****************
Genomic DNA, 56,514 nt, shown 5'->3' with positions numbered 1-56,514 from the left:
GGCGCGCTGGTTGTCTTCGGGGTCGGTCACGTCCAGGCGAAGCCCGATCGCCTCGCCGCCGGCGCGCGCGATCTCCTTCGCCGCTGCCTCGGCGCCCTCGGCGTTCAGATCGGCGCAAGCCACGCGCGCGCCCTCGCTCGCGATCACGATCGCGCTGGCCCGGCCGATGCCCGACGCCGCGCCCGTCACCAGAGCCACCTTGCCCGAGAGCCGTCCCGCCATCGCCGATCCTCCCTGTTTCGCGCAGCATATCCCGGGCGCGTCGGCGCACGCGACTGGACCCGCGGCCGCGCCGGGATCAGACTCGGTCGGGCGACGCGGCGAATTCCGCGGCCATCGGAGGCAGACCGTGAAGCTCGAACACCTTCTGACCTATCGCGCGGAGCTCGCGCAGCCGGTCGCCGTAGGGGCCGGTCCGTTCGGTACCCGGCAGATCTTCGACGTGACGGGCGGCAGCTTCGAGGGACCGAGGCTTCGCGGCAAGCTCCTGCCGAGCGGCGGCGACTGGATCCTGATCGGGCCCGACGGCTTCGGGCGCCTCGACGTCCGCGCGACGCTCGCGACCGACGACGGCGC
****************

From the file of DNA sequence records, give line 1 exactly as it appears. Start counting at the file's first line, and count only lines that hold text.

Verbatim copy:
Genomic DNA, 56,514 nt, shown 5'->3' with positions numbered 1-56,514 from the left: